Aubrey had an active service role and held numerous leadership positions in different national and international scientific organizations, including the American Physiological Society (APS), the Microcirculatory Society (MCS), the American Heart Association (AHA), and the American Thoracic Society (ATS). He served for four years on the APS Council and was subsequently elected as the Society’s 61st President. He also chaired the APS Membership Committee and served as the Respiratory Section representative to the Program Committee. He held similar positions in the MCS, serving on the MCS Council and was elected to serve as the Society’s 30th President. Aubrey’s service contributions to the AHA include membership on the Research Committee, Chair of the Lung and Development Study Group, and Chair of the Cardiopulmonary and Critical Care Council. Aubrey also served on the Council of the Association of Chairmen of Physiology Departments and was recognized by that organization with Distinguished Service Award in 1995. 

Aubrey’s research and scholarly contributions over a 40+ year career as a physiologist were wide-ranging and involved several organ systems. The thread connecting much of this work was his passion to define the factors governing transcapillary fluid and solute exchange in health and disease, with a particular focus on the lung. As Aubrey was also an avid bird watcher, transcapillary Starling forces really held additional meaning for him. He was a renaissance scholar whose work was not limited to basic mechanistic questions but included many studies that were directed towards identifying novel therapeutic approaches for treatment of pulmonary edema. He did translational research long before the term was coined and the effort popularized. Aubrey published more than 700 original papers, reviews, books, and book chapters.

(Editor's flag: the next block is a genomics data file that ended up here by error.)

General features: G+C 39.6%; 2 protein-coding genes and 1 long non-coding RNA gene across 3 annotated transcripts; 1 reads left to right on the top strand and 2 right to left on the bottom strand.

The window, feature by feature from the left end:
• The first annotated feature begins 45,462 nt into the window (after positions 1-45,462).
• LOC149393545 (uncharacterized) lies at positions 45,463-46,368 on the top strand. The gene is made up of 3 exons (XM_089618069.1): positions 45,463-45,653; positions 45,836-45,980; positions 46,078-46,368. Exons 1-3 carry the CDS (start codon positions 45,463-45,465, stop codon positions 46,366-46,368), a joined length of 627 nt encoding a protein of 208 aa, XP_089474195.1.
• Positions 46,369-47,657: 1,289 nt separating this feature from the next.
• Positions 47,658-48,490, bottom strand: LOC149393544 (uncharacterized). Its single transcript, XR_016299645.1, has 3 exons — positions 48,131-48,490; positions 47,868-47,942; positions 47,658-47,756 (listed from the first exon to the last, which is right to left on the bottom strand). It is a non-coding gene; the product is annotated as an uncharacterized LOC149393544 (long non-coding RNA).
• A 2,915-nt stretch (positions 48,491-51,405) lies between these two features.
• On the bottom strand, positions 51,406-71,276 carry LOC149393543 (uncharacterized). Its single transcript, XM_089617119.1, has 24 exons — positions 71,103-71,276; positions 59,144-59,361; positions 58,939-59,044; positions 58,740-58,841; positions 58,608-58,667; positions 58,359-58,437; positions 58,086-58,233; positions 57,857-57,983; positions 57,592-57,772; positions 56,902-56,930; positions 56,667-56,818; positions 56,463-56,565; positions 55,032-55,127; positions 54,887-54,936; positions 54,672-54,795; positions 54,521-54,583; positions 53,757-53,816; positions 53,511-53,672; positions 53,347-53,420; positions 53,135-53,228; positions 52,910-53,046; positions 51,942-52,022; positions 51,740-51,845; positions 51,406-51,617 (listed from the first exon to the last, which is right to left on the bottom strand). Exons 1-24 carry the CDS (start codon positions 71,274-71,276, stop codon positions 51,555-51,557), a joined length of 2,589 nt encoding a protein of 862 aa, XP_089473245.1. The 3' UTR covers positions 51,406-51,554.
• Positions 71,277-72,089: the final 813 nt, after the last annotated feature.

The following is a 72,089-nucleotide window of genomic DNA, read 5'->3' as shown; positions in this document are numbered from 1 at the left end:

Recognition for Aubrey’s achievements as a research scientist came in numerous forms. He enjoyed 30 years of continuous research from the National Institutes of Health, including a 10-year MERIT award. Aubrey served on the editorial board of several prestigious journals, including the American Journal of Physiology, Circulation Research, Journal of Applied Physiology, Microcirculation, and the American Journal of Respiratory and Critical Care Medicine. He was also an associate editor for the Journal of Applied Physiology, the Journal of Critical Care, and Clinical Sciences.  A number of national and international organizations have recognized him with major lectures and awards for a lifetime of outstanding research. Some notable examples are the Research Achievement Award from the AHA, the Cannon Award from the APS, the Landis Award from the MCS, the Wiggers Award from the Cardiovascular Section of the APS, and the Classics in Physiology Award from the ATS.  In 2015, Aubrey was elected as a Fellow of the American Physiological Society.